Glycogen storage disease type IV (GSD IV) is an inherited abnormality of glucose metabolism.... more
Glycogen storage disease type IV (GSD IV) of the Norwegian forest cat is an inherited abnormality of glucose metabolism. Normally, excess glucose is stored in many tissues as glycogen. If energy is needed, glucose molecules are removed from glycogen. The ability to add and remove glucose molecules from glycogen efficiently is dependent on its highly branched structure. The glycogen branching enzyme (GBE) is an enzyme of glycogen synthesis necessary to produce the branching structure. Deficiency of GBE activity leads to abnormal glycogen accumulation in myocytes, hepatocytes, and neurones, causing variably progressive, benign to lethal organ dysfunctions. Most affected kittens die at or soon after bird, presumably due to hypoglycemia. Survivors of the perinatal period appear clinically normal until onset of progressive neuromuscular degeneration at 5 month of age.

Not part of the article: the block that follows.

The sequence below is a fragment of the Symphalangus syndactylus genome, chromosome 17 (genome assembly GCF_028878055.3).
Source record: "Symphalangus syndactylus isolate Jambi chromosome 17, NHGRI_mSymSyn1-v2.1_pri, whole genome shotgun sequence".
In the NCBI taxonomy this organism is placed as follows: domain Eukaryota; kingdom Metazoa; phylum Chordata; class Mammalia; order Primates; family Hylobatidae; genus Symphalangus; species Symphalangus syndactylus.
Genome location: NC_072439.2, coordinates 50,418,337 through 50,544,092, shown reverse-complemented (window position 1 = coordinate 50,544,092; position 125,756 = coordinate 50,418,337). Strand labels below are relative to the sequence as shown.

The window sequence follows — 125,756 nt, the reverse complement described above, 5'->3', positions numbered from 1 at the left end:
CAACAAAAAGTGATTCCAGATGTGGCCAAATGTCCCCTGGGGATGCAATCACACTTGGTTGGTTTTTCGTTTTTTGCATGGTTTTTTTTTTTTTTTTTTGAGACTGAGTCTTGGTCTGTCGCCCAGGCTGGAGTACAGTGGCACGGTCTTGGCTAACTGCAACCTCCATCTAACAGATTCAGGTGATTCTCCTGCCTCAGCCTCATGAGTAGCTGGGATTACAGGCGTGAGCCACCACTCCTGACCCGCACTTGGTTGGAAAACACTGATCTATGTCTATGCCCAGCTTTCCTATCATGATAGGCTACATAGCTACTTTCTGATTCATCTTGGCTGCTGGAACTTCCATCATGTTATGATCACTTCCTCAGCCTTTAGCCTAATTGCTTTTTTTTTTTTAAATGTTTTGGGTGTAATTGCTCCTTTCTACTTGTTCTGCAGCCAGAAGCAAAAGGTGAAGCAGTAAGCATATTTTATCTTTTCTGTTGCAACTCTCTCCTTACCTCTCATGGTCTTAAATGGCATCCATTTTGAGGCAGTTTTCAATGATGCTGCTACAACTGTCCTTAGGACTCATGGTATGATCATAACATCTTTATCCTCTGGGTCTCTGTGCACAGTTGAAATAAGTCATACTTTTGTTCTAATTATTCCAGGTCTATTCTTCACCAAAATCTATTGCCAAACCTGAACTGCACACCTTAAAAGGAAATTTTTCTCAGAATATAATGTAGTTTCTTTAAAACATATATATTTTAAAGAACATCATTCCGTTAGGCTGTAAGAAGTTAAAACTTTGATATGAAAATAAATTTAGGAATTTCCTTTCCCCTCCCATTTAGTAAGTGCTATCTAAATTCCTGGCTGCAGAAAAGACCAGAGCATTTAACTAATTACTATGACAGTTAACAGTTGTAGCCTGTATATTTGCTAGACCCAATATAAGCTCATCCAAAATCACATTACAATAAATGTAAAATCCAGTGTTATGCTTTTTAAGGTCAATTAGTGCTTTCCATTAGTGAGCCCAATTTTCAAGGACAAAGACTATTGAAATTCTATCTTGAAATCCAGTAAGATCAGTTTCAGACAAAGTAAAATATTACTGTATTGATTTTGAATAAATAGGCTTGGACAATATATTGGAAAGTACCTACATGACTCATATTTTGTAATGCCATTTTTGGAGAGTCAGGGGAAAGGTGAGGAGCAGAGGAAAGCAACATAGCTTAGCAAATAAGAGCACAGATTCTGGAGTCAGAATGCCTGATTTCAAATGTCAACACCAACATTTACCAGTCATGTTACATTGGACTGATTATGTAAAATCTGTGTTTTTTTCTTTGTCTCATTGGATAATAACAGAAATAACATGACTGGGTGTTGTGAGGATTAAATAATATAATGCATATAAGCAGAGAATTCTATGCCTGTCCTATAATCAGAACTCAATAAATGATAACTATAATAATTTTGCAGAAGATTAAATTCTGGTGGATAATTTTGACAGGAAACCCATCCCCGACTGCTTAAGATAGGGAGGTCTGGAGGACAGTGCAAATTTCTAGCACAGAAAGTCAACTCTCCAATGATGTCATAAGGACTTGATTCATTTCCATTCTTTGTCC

Norwegian Forest Cat
1 - 2 weeks